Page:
RAND: U.S. should pilot supervised injection sites, heroin-assisted treatment

The rise of fentanyl should drive communities to consider supervised injection sites and other opioid epidemic interventions, according to a new report. (Getty/Irina274)

Positive results from supervised injection sites and heroin-assisted treatment (HAT) abroad suggest it’s time for U.S. policymakers to consider piloting similar programs stateside, according to a new report. 

A new study from RAND Corporation suggests these controversial treatment options are viable for patients with opioid use disorder that’s resistive to traditional medication-assisted treatment (MAT) options like methadone or buprenorphine.

Though boosting access to MAT should be the central priority, RAND’s researchers said that because the opioid epidemic is so widespread—and deadly street drugs like fentanyl are proliferating—it’s important to explore all potential options for addressing the problem. 

“Given where we are with the opioid crisis, and especially with the fentanyl poisoning, in some jurisdictions, you’ll likely be having discussions about other alternatives,” Beau Kilmer, co-director of the RAND Drug Policy Research Center and the study’s lead author, told FierceHealthcare. 

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RAND conducted interviews with teams in Canada and Europe that rolled out either a supervised injection site or HAT. The researchers also interviewed community members, policymakers and addicts in New Hampshire and Ohio—two states hit hard by the opioid crisis—to better gauge the policy landscape for piloting these programs. 

Several randomized clinical trials have been conducted on HAT, and the results indicate that prescribed heroin programs can reduce patients’ risk of criminal activity to maintain their addictions and would mitigate the risk of these patients obtaining fentanyl on the street. 

These trials also found that, though prescribing heroin would cost more than prescribing methadone or buprenorphine, heroin-assisted treatment could be more cost-effective for the specific population that may benefit, in part because it would reduce their likelihood of committing a crime.

However, prescription heroin does carry its own risks, which are greater than those associated with methadone, according to the report. So balancing the potential benefits and risks and being judicious with use is crucial for HAT.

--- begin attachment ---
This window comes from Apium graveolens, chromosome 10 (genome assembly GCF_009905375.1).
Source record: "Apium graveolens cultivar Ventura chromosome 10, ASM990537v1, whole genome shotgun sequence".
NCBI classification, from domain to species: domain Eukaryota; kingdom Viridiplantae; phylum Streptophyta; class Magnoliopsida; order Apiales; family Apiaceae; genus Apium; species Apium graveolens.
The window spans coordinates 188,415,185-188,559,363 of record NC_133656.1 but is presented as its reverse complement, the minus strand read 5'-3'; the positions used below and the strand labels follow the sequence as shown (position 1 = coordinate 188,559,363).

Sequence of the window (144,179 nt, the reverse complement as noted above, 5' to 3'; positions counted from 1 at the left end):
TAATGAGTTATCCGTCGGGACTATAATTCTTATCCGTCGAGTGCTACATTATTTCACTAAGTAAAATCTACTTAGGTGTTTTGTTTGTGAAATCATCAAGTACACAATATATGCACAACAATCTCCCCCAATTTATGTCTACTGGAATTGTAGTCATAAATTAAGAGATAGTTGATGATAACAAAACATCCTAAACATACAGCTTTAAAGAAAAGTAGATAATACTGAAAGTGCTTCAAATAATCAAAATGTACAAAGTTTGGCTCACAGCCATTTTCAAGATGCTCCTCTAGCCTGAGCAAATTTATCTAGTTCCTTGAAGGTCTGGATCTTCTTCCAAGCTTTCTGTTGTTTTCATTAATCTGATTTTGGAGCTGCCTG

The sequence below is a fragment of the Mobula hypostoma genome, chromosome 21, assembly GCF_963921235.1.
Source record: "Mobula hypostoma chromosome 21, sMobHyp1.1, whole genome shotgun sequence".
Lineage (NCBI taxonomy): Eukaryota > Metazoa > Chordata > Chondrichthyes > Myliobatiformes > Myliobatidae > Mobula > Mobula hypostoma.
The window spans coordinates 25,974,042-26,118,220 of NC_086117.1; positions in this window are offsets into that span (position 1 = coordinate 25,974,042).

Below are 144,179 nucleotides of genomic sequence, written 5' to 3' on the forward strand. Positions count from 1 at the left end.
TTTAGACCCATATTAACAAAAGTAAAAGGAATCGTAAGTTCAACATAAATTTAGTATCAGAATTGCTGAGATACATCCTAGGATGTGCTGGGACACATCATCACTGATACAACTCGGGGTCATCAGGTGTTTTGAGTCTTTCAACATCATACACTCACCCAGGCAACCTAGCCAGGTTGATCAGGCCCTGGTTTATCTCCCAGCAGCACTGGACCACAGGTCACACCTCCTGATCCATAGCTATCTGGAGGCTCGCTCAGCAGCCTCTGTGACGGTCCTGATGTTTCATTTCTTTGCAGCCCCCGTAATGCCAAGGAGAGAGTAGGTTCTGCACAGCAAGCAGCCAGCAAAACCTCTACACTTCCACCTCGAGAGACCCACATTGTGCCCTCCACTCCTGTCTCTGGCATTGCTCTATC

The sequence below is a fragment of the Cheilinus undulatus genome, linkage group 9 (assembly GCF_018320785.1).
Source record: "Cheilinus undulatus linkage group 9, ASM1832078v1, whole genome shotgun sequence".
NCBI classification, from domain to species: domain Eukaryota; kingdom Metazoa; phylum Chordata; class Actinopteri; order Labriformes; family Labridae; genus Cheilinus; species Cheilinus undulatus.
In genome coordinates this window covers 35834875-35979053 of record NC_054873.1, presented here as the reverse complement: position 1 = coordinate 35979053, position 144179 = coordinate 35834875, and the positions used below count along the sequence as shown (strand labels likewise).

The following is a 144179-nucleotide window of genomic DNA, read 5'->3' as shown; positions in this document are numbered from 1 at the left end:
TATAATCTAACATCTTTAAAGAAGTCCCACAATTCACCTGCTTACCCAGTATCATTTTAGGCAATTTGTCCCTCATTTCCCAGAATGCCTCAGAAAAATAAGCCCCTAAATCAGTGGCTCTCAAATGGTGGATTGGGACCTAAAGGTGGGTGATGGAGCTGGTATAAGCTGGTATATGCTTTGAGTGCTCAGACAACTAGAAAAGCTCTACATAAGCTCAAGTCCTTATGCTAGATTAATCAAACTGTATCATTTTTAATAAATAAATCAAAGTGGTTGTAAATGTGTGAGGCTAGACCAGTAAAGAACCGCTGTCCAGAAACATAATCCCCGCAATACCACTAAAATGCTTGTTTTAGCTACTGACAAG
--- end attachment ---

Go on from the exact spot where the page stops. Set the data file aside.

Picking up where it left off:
“This isn’t a first line treatment or a magic bullet,” Kilmer said. “This is an intervention that is intended for those individuals who have been using heroin and who have tried methadone and other treatments but are still injecting.” 

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There is a less-extensive body of literature backing supervised injection sites, according to the report. But many international facilities have been in operation for 15 years or more, which suggests that the benefit is a net positive. 

Discussion on these sites has gained steam in some areas impacted by the opioid epidemic to the degree that Department of Justice Deputy Attorney General Rod Rosenstein wrote an opinion piece in the New York Times criticizing such programs. 

Municipalities or providers that want to roll out either of these programs will run into a number of challenges, according to the report. For one, heroin is a controlled substance under federal law, though there are ways to use it in pilots legally. 

Supervised injection sites would also be illegal, but Kilmer said the federal response could depend on the administration and their interpretation of that law. Legalized recreational marijuana, for example, is also illegal under federal law, but the government hasn’t actively stepped in when states voted to legalize it. 

However, Kilmer said, the first city or state to try a supervised injection site should be prepared for federal backlash, including a court challenge. 

"The federal government reaction to the first one that opens will send a signal to other jurisdictions,” he said.